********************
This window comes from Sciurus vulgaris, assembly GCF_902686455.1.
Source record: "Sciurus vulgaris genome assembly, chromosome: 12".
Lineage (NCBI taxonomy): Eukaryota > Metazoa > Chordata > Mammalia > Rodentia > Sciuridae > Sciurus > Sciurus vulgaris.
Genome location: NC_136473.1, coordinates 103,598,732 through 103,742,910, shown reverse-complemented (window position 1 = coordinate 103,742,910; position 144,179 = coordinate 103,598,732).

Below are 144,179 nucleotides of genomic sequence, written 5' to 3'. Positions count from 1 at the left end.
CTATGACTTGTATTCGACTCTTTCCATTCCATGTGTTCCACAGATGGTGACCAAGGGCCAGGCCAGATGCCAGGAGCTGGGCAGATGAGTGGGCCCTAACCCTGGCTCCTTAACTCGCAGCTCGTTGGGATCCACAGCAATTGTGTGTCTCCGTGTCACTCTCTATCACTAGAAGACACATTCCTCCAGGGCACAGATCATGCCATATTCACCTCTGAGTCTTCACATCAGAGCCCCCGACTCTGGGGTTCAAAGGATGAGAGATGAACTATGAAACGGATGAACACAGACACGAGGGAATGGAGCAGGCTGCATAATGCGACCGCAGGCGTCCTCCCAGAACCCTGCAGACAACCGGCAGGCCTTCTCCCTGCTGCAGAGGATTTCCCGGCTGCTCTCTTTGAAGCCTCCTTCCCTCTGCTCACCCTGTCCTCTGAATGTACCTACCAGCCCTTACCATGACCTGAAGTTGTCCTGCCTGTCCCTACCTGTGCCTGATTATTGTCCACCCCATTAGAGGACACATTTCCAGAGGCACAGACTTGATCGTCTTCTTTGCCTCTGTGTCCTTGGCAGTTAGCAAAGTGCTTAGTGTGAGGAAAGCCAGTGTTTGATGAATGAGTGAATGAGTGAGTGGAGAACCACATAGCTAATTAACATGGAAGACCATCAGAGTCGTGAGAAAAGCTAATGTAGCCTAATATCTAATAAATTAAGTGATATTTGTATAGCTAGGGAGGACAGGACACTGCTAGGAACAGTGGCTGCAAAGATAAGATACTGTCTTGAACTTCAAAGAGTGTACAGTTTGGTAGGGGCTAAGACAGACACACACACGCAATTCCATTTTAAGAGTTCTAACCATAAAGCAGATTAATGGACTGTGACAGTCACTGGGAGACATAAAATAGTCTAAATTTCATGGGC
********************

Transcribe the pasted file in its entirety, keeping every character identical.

This window comes from Sciurus vulgaris, assembly GCF_902686455.1.
Source record: "Sciurus vulgaris genome assembly, chromosome: 12".
Lineage (NCBI taxonomy): Eukaryota > Metazoa > Chordata > Mammalia > Rodentia > Sciuridae > Sciurus > Sciurus vulgaris.
Genome location: NC_136473.1, coordinates 103,598,732 through 103,742,910, shown reverse-complemented (window position 1 = coordinate 103,742,910; position 144,179 = coordinate 103,598,732).

Below are 144,179 nucleotides of genomic sequence, written 5' to 3'. Positions count from 1 at the left end.
CTATGACTTGTATTCGACTCTTTCCATTCCATGTGTTCCACAGATGGTGACCAAGGGCCAGGCCAGATGCCAGGAGCTGGGCAGATGAGTGGGCCCTAACCCTGGCTCCTTAACTCGCAGCTCGTTGGGATCCACAGCAATTGTGTGTCTCCGTGTCACTCTCTATCACTAGAAGACACATTCCTCCAGGGCACAGATCATGCCATATTCACCTCTGAGTCTTCACATCAGAGCCCCCGACTCTGGGGTTCAAAGGATGAGAGATGAACTATGAAACGGATGAACACAGACACGAGGGAATGGAGCAGGCTGCATAATGCGACCGCAGGCGTCCTCCCAGAACCCTGCAGACAACCGGCAGGCCTTCTCCCTGCTGCAGAGGATTTCCCGGCTGCTCTCTTTGAAGCCTCCTTCCCTCTGCTCACCCTGTCCTCTGAATGTACCTACCAGCCCTTACCATGACCTGAAGTTGTCCTGCCTGTCCCTACCTGTGCCTGATTATTGTCCACCCCATTAGAGGACACATTTCCAGAGGCACAGACTTGATCGTCTTCTTTGCCTCTGTGTCCTTGGCAGTTAGCAAAGTGCTTAGTGTGAGGAAAGCCAGTGTTTGATGAATGAGTGAATGAGTGAGTGGAGAACCACATAGCTAATTAACATGGAAGACCATCAGAGTCGTGAGAAAAGCTAATGTAGCCTAATATCTAATAAATTAAGTGATATTTGTATAGCTAGGGAGGACAGGACACTGCTAGGAACAGTGGCTGCAAAGATAAGATACTGTCTTGAACTTCAAAGAGTGTACAGTTTGGTAGGGGCTAAGACAGACACACACACGCAATTCCATTTTAAGAGTTCTAACCATAAAGCAGATTAATGGACTGTGACAGTCACTGGGAGACATAAAATAGTCTAAATTTCATGGGC